Fed's Quarles Favors Gradual Hikes, Eye on Potential Growth
(Bloomberg) -- Federal Reserve Governor Randal Quarles said he favors gradual interest-rate increases and voiced optimism that the U.S. economy might be able to grow faster without overheating -- potentially meriting a slower hiking path ahead.
In remarks Thursday to the Economic Club of New York, he suggested that a tick up in the economy’s potential growth rate, if realized, could warrant a slower pace of rate hikes than would otherwise be appropriate.
Yet Quarles also suggested that inflation -- which has been low and stable -- could be a faulty guide for policy makers if it’s taken on its own. As the Fed balances overheating risks with the possibility of stronger growth, he said it should continue lifting rates slowly.
“There is enough reason to think that the productive capacity of our economy might be increasing so that we should not feel compelled to accelerate our pace,” Quarles said in the speech. “I also think there is enough doubt about current inflation as an infallibly reliable measure of current resource constraints that the continued gradual removal of accommodation is appropriate.”
It was a rare economic analysis from Quarles, the Fed’s Vice Chair for Supervision. He’s a Donald Trump appointee who’s been at the central bank for about a year, and in that time he’s spoken mainly about financial supervision.
The president has criticized the central bank for raising rates despite still-low inflation. Quarles walked a middle line between his colleagues and Trump, laying out a case for why the Fed could move more slowly, suggesting that he’s optimistic the administration’s policy could boost growth, and defending Fed independence -- but also noting that it’s not a historical anomaly for presidents to criticize the central bank.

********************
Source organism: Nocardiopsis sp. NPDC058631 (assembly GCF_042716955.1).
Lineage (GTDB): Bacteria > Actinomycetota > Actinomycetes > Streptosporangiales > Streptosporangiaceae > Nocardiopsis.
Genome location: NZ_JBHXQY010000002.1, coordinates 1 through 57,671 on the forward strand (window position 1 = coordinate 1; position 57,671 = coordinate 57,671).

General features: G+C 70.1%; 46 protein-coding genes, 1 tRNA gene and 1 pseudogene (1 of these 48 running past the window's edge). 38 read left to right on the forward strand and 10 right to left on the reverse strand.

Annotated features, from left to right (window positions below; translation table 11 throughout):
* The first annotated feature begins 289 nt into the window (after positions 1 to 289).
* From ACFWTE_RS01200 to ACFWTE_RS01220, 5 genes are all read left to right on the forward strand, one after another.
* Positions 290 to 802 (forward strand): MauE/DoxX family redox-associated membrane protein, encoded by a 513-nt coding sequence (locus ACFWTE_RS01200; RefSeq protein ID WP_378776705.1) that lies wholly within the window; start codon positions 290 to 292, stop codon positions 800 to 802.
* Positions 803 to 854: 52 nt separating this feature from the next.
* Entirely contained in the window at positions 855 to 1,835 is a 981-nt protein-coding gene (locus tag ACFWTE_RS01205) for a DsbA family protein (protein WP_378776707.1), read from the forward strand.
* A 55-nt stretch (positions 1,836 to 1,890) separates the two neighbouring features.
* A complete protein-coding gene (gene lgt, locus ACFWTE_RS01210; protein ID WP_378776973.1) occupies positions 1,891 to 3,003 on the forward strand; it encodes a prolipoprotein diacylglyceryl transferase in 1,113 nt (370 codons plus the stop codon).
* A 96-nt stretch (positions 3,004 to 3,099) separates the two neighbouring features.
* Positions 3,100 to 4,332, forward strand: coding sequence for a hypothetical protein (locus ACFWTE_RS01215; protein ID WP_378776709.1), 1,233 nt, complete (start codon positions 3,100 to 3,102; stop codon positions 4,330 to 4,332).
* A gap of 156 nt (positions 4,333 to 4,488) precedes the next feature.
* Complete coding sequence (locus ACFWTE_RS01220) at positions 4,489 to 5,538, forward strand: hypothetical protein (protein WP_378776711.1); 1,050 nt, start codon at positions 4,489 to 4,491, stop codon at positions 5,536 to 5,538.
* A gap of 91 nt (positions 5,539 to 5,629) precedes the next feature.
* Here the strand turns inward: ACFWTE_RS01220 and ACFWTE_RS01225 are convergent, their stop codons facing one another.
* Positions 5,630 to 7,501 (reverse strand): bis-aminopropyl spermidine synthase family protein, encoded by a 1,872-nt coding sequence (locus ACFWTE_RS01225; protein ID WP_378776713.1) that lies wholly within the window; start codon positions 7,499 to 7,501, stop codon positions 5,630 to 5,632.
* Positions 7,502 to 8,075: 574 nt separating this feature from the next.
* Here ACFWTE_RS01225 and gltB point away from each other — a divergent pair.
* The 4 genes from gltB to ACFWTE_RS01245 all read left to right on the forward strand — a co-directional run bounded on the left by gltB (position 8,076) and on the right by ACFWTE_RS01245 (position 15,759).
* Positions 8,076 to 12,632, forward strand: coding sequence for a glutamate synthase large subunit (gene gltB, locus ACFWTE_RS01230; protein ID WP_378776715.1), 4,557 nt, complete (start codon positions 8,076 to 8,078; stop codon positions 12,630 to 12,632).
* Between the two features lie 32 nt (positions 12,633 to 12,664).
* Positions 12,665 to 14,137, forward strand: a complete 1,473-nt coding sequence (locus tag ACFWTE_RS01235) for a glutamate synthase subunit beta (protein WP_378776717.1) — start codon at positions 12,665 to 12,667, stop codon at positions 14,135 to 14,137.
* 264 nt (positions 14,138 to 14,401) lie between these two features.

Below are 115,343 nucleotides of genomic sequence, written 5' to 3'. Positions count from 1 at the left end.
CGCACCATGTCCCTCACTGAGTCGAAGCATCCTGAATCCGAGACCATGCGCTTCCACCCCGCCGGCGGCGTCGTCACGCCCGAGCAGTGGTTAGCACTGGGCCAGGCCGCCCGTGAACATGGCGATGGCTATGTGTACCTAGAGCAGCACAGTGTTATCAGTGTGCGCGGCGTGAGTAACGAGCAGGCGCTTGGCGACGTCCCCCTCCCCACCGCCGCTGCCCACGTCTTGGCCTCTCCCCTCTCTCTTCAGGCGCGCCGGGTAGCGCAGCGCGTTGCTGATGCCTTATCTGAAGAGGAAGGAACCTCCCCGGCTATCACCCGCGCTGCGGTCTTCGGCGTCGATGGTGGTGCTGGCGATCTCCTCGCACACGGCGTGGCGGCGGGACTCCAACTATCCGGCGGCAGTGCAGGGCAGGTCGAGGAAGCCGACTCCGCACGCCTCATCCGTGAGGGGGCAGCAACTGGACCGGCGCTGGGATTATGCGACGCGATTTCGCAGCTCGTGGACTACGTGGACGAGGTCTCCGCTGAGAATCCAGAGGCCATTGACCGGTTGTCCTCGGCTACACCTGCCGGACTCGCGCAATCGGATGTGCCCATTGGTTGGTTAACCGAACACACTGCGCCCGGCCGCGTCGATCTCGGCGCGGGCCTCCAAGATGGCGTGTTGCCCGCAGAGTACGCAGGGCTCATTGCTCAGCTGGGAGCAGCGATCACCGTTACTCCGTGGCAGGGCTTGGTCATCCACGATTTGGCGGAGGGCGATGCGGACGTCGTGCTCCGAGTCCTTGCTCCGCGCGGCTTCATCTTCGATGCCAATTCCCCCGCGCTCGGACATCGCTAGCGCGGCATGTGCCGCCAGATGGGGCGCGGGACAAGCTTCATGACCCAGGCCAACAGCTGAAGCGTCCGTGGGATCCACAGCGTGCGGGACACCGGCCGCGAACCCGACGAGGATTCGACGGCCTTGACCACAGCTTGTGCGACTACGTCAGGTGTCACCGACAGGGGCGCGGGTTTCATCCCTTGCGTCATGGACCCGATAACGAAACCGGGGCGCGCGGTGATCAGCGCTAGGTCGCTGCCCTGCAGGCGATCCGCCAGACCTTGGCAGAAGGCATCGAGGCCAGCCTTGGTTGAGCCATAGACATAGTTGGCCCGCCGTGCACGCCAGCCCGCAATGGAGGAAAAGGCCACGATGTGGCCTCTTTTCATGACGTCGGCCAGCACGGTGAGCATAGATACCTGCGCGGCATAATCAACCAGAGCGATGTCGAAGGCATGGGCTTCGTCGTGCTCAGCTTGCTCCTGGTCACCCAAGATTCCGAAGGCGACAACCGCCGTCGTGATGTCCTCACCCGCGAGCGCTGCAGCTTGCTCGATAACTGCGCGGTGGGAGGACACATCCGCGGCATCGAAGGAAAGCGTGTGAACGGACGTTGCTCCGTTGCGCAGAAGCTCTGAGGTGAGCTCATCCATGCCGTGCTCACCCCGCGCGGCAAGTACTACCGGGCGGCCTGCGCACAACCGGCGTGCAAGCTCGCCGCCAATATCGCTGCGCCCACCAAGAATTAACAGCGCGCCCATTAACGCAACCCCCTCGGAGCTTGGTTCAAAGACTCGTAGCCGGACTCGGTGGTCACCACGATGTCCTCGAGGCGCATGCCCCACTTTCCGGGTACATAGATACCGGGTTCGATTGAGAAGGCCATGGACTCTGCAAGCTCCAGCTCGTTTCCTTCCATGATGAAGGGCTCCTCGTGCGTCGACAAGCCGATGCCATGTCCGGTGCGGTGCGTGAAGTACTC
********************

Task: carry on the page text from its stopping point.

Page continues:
Fed officials raised rates by a quarter percentage point last month to a range of 2 percent to 2.25 percent and updated quarterly forecasts that showed them on track to hike again this year -- most likely in December -- and push rates to 3.4 percent by the end of 2020.
In a dovish signal, Quarles said that his “preferred path for policy is more gradual than I think many other people’s because of my optimistic assessment.” Responding to a moderator question, he said he thinks the Fed could nudge rates higher “for a period of time” without moving into restrictive territory.
The more the so-called long-term growth potential of the economy increases, “the more gradual we can be in our removal of monetary policy accommodation,” he said in the speech. “An assessment of the pace of potential growth will be an important input into what I view as the appropriate path of policy to achieve our objectives of maximum sustainable employment and price stability.”
Despite confidence that growth could move higher, Quarles was hesitant to risk letting the economy overheat. Though inflation remains near the Fed’s 2 percent target, he said current price gain readings may not be a great signal of how strongly the economy is running.
“Perhaps inflation is just sending a signal of people’s trust in the Fed’s ability to meet its inflation objective,” Quarles said. “There are risks in pushing the economy into a place it does not want to go if we limit ourselves to navigating by what might be a faulty indicator.”